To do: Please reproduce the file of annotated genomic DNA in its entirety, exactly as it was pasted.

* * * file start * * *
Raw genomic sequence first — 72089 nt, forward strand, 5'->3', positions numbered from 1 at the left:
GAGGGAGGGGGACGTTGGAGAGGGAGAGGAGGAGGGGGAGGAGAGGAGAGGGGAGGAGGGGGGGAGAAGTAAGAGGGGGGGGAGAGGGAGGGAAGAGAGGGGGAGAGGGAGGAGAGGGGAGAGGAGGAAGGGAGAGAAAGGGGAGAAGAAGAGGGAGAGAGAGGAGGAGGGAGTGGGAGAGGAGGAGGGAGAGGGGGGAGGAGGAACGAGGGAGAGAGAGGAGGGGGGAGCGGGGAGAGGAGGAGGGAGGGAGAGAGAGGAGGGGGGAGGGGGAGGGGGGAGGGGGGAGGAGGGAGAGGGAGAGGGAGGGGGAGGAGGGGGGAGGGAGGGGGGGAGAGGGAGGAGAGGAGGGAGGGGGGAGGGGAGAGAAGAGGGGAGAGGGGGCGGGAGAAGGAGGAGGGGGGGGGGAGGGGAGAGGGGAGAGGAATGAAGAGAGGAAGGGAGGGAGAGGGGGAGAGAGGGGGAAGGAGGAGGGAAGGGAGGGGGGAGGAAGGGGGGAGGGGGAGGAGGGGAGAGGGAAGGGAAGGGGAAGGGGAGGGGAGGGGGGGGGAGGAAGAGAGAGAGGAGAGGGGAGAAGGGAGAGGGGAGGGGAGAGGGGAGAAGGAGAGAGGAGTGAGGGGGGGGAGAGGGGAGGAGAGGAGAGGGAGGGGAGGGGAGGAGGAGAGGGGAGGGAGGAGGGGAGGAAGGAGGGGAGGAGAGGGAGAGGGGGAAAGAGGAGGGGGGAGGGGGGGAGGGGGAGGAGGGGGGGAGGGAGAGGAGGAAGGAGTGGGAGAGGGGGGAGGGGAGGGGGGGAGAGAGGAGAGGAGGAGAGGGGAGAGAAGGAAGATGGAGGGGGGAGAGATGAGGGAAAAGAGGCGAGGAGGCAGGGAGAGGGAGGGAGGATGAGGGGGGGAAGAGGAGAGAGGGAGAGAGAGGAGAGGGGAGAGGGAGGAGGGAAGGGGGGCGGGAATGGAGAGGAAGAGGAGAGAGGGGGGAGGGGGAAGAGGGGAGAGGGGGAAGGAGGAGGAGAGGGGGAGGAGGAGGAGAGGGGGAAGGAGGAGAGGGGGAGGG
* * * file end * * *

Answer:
Raw genomic sequence first — 72089 nt, forward strand, 5'->3', positions numbered from 1 at the left:
GAGGGAGGGGGACGTTGGAGAGGGAGAGGAGGAGGGGGAGGAGAGGAGAGGGGAGGAGGGGGGGAGAAGTAAGAGGGGGGGGAGAGGGAGGGAAGAGAGGGGGAGAGGGAGGAGAGGGGAGAGGAGGAAGGGAGAGAAAGGGGAGAAGAAGAGGGAGAGAGAGGAGGAGGGAGTGGGAGAGGAGGAGGGAGAGGGGGGAGGAGGAACGAGGGAGAGAGAGGAGGGGGGAGCGGGGAGAGGAGGAGGGAGGGAGAGAGAGGAGGGGGGAGGGGGAGGGGGGAGGGGGGAGGAGGGAGAGGGAGAGGGAGGGGGAGGAGGGGGGAGGGAGGGGGGGAGAGGGAGGAGAGGAGGGAGGGGGGAGGGGAGAGAAGAGGGGAGAGGGGGCGGGAGAAGGAGGAGGGGGGGGGGAGGGGAGAGGGGAGAGGAATGAAGAGAGGAAGGGAGGGAGAGGGGGAGAGAGGGGGAAGGAGGAGGGAAGGGAGGGGGGAGGAAGGGGGGAGGGGGAGGAGGGGAGAGGGAAGGGAAGGGGAAGGGGAGGGGAGGGGGGGGGAGGAAGAGAGAGAGGAGAGGGGAGAAGGGAGAGGGGAGGGGAGAGGGGAGAAGGAGAGAGGAGTGAGGGGGGGGAGAGGGGAGGAGAGGAGAGGGAGGGGAGGGGAGGAGGAGAGGGGAGGGAGGAGGGGAGGAAGGAGGGGAGGAGAGGGAGAGGGGGAAAGAGGAGGGGGGAGGGGGGGAGGGGGAGGAGGGGGGGAGGGAGAGGAGGAAGGAGTGGGAGAGGGGGGAGGGGAGGGGGGGAGAGAGGAGAGGAGGAGAGGGGAGAGAAGGAAGATGGAGGGGGGAGAGATGAGGGAAAAGAGGCGAGGAGGCAGGGAGAGGGAGGGAGGATGAGGGGGGGAAGAGGAGAGAGGGAGAGAGAGGAGAGGGGAGAGGGAGGAGGGAAGGGGGGCGGGAATGGAGAGGAAGAGGAGAGAGGGGGGAGGGGGAAGAGGGGAGAGGGGGAAGGAGGAGGAGAGGGGGAGGAGGAGGAGAGGGGGAAGGAGGAGAGGGGGAGGG